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On a recent trip to Las Vegas, I chose to fly Southwest’s new Newark (EWR) to Las Vegas (LAS) route. I’ve flown Southwest a few times in the past so I am familiar with the airline’s boarding process and how you need to check in exactly 24 hours before your flight to get a decent position in the boarding line. If you don’t, it’s likely you’ll only get to choose between middle seats or something perhaps a bit more desirable at the back of the plane.
On this trip, however, I only checked in 22 hours before my flight was scheduled to depart — and boy did I pay the price for that misstep. I was designated position B34, which put me boarding the aircraft at about half way through the process. I was optimistic that I’d be able to find a window or aisle seat near the middle of the plane. Upon boarding, however, I walked by row after row of passengers seated at the window and the aisle, with just the middle seat open. Determined to avoid the middle seat, I kept walking towards the back of the plane until I found a window seat — in the very last row.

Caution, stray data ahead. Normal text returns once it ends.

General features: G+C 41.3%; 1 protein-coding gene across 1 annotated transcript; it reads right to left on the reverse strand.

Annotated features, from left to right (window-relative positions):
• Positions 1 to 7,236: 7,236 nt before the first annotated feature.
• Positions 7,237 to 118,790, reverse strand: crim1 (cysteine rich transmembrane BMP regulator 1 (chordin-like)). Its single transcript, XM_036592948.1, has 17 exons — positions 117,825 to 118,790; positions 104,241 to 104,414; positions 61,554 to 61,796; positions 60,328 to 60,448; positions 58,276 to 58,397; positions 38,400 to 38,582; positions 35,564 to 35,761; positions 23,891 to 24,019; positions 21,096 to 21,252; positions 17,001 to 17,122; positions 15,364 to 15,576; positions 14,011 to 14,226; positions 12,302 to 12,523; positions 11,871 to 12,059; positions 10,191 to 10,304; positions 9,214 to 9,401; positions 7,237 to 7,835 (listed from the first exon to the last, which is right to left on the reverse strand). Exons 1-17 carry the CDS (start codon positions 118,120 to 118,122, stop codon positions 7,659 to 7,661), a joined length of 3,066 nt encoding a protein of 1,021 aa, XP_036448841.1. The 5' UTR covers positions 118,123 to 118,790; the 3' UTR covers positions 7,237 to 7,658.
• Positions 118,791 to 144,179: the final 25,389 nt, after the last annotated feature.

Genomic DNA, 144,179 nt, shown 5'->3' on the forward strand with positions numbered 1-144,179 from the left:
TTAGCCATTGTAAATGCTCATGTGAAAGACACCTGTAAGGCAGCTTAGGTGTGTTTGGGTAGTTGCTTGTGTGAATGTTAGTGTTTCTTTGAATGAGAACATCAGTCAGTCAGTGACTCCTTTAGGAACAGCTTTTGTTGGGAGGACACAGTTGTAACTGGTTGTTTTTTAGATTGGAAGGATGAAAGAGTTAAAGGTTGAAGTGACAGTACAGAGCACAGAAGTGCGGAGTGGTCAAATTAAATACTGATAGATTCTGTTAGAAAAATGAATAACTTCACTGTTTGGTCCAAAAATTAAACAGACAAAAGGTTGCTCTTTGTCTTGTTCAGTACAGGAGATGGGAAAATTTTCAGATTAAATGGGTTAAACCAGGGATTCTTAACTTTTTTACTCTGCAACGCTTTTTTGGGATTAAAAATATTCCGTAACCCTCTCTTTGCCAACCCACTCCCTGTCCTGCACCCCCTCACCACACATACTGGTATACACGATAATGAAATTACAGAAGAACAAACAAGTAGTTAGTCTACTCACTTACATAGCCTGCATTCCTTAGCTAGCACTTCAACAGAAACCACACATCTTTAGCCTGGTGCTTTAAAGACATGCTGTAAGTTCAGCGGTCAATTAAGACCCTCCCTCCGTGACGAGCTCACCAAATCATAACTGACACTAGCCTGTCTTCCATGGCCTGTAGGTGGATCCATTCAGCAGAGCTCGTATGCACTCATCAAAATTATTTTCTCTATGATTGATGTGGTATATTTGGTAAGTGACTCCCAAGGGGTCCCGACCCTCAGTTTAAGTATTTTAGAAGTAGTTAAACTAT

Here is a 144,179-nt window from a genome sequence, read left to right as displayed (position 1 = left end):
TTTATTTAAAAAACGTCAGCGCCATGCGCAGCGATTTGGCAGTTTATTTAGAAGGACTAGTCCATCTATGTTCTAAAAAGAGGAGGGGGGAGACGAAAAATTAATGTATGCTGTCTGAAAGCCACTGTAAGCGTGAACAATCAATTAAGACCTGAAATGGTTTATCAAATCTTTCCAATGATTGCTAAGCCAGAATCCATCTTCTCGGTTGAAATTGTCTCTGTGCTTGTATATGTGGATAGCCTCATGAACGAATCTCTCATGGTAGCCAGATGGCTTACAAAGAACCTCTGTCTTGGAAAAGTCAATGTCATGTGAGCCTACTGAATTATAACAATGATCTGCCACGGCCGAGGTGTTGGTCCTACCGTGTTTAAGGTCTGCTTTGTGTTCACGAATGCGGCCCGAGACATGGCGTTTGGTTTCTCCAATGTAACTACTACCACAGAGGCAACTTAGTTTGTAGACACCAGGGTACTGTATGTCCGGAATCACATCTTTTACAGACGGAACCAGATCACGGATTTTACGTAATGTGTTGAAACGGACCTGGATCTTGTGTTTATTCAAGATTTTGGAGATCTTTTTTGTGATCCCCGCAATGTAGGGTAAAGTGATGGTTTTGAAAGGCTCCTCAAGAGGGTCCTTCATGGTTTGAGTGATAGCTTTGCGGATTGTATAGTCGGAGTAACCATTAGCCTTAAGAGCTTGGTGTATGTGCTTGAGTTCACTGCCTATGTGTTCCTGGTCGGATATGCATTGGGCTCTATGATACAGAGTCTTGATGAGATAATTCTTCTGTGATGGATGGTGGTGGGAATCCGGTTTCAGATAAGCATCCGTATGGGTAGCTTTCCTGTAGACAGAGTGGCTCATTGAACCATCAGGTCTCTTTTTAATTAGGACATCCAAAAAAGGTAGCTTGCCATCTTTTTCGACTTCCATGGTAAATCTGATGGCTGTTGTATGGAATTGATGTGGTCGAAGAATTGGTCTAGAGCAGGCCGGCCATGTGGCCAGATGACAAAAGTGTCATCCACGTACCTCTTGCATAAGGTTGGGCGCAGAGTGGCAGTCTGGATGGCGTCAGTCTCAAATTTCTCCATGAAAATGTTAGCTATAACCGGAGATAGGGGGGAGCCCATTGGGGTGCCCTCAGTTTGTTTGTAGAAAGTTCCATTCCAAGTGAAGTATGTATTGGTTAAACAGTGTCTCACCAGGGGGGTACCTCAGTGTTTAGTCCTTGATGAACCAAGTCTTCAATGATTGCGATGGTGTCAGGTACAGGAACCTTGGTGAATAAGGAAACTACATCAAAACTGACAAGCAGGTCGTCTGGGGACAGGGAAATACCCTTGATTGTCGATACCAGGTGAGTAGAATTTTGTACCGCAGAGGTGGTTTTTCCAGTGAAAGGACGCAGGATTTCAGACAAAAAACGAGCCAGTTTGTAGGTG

The good news is that there are plenty of ways to avoid the situation I got myself into. Flyers who have A-List status with the airline are entitled to priority boarding on every flight. Another option is purchasing the Business Select fare, which comes bundled with a guaranteed A1 – A15 boarding position. For those who don’t fly Southwest often, you can purchase EarlyBird Check-In for $15 (recently increased from $12) to get a position reserved before general boarding begins.
If you fly Southwest often, consider the Southwest Rapid Rewards Premier Credit Card, which is currently offering a 40,000-point sign-up bonus after you spend $1,000 in the first three months. Those bonus points count toward the Southwest Companion Pass, which allows you to bring along a companion for free each time you travel (plus taxes), even when redeeming points.
What’s your strategy for securing a good spot in the Southwest boarding line?